Bloomberg the Company & Products

Bloomberg Anywhere Login

Bloomberg

Connecting decision makers to a dynamic network of information, people and ideas, Bloomberg quickly and accurately delivers business and financial information, news and insight around the world.

Company

Financial Products

Enterprise Products

Media

Customer Support

  • Americas

    +1 212 318 2000

  • Europe, Middle East, & Africa

    +44 20 7330 7500

  • Asia Pacific

    +65 6212 1000

Communications

Industry Products

Media Services

Follow Us

Lithuania Dispatches Warship After Claiming Russian Disturbance

April 11 (Bloomberg) -- Lithuania dispatched a warship and a helicopter to the Baltic Sea after the government said a Russian military vessel disturbed civilian shipping in the area.

The Defense Ministry in Vilnius said it was seeking to secure the country’s economic zone after the Russian vessel yesterday ordered civilian ships to change course because of shooting exercises. The disturbance ended before the minehunter Suduvis arrived and made radio contact, Vaidotas Linkus, a spokesman for the ministry in Vilnius, said today by telephone.

Lithuania, an ex-Soviet NATO member that borders Russia’s Kaliningrad exclave, is beefing up its defenses because of the escalating conflict over Ukraine. The U.S.-led military alliance has doubled its commitment of fighters jets based in the country. While Russian ships have permission to enter the Lithuanian zone, they aren’t allowed to divert other ships, Linkus said.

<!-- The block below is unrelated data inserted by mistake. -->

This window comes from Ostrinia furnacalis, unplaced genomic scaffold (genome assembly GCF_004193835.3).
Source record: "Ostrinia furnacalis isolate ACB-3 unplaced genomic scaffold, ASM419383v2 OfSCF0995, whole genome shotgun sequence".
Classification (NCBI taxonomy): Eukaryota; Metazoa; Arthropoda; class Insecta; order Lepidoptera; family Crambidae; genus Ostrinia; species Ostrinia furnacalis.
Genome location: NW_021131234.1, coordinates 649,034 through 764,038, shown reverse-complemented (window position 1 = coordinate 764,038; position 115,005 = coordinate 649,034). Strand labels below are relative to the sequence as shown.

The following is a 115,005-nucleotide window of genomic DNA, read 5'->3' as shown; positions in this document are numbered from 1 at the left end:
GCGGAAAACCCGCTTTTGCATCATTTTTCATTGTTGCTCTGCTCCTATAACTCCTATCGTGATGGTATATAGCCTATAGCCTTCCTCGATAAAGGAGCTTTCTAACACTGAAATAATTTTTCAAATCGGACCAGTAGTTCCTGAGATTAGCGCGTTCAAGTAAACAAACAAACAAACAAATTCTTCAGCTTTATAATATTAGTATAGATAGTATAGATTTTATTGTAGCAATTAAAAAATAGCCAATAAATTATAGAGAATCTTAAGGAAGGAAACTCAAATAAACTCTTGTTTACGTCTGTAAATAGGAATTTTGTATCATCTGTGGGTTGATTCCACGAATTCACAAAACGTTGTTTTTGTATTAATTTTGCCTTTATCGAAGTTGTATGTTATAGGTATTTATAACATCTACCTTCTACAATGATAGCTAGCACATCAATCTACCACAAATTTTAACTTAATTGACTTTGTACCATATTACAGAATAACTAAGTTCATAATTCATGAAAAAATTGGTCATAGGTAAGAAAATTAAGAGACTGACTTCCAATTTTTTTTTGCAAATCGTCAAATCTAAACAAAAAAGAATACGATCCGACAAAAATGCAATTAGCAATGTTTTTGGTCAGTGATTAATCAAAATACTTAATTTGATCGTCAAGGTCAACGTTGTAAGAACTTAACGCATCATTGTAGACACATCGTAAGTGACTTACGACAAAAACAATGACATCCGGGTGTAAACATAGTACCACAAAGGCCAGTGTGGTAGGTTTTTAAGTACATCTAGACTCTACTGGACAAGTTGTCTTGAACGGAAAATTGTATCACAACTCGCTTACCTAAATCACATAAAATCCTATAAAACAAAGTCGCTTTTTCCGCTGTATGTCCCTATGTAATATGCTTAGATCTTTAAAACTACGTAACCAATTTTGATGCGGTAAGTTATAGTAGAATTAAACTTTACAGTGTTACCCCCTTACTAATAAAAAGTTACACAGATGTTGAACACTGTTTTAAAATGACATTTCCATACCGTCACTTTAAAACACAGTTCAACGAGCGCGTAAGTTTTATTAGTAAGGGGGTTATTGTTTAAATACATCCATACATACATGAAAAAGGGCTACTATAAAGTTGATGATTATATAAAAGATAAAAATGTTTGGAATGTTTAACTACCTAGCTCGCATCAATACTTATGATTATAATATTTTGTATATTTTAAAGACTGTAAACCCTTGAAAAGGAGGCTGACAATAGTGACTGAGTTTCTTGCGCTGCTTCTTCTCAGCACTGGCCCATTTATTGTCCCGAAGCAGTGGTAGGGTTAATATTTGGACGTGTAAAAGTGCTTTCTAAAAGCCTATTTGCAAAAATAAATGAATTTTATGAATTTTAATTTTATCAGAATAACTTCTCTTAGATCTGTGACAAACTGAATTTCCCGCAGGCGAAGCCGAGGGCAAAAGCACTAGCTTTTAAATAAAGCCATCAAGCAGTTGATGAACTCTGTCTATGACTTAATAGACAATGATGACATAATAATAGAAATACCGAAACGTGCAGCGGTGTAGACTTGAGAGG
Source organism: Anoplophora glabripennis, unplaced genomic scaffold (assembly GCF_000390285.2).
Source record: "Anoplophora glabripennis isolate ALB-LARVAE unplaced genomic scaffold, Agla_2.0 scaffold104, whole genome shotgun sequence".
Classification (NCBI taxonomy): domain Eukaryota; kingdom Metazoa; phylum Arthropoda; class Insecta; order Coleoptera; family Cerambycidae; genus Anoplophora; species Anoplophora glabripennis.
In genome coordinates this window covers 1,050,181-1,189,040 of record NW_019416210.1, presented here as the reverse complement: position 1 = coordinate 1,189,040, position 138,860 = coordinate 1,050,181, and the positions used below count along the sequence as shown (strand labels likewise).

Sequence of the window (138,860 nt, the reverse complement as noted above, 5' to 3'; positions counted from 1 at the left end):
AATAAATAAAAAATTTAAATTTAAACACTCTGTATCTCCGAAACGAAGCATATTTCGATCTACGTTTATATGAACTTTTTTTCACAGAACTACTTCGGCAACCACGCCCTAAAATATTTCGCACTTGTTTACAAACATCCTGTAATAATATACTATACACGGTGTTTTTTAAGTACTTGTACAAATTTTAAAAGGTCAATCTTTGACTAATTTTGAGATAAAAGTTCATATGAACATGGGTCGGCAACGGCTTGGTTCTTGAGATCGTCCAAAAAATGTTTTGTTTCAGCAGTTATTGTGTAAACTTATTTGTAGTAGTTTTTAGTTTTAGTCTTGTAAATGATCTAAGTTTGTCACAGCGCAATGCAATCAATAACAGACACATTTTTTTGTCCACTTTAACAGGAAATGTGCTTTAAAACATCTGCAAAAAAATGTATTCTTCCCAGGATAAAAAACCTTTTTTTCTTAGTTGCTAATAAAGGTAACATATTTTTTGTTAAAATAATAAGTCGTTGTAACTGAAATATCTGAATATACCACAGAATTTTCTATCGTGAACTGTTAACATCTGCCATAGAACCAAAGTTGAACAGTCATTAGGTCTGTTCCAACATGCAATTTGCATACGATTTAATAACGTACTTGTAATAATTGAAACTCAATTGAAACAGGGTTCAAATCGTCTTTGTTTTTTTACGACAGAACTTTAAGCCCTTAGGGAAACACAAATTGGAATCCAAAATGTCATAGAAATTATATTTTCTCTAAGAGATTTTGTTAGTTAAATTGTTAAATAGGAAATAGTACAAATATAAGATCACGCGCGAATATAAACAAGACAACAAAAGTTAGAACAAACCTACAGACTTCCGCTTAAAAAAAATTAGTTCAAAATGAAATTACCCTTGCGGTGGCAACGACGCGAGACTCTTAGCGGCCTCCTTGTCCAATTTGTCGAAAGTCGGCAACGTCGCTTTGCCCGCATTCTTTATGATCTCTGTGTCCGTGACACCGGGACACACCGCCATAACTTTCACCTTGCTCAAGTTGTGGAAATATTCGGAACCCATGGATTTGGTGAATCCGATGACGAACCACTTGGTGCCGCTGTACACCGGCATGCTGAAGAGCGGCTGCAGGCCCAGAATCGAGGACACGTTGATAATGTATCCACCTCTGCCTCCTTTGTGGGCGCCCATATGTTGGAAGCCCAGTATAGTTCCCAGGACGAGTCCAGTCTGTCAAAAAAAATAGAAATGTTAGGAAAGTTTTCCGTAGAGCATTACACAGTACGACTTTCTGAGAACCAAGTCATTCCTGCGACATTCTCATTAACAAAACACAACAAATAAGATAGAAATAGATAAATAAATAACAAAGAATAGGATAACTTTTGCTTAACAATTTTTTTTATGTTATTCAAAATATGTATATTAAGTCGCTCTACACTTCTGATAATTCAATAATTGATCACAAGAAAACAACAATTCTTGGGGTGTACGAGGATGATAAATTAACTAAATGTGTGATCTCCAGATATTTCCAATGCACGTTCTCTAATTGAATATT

“We hope Russia will in the future cooperate more actively and inform Lithuania about its actions during military exercises to avoid unnecessary speculations,” Prime Minister Algirdas Butkevicius said today, the BNS news service reported.

Butkevicius linked the naval incident to drills in Kaliningrad, saying they weren’t a threat to the Baltic country, according to BNS.

Separately, Lithuania’s Defense Ministry said on its website it was increasing an order to buy new radar equipment from an unidentified NATO member state because of “the changed security situation.”

Russia’s Baltic Fleet held a drill in an area secured by 11 warships, the Defense Ministry in Moscow said on its website today. All “norms and security requirements” were respected during the exercise, which included the test firing of missiles, according to the statement.

To contact the reporter on this story: Bryan Bradley in Vilnius at bbradley13@bloomberg.net

To contact the editors responsible for this story: Balazs Penz at bpenz@bloomberg.net James M. Gomez

Please upgrade your Browser

Your browser is out-of-date. Please download one of these excellent browsers:

Chrome, Firefox, Safari, Opera or Internet Explorer.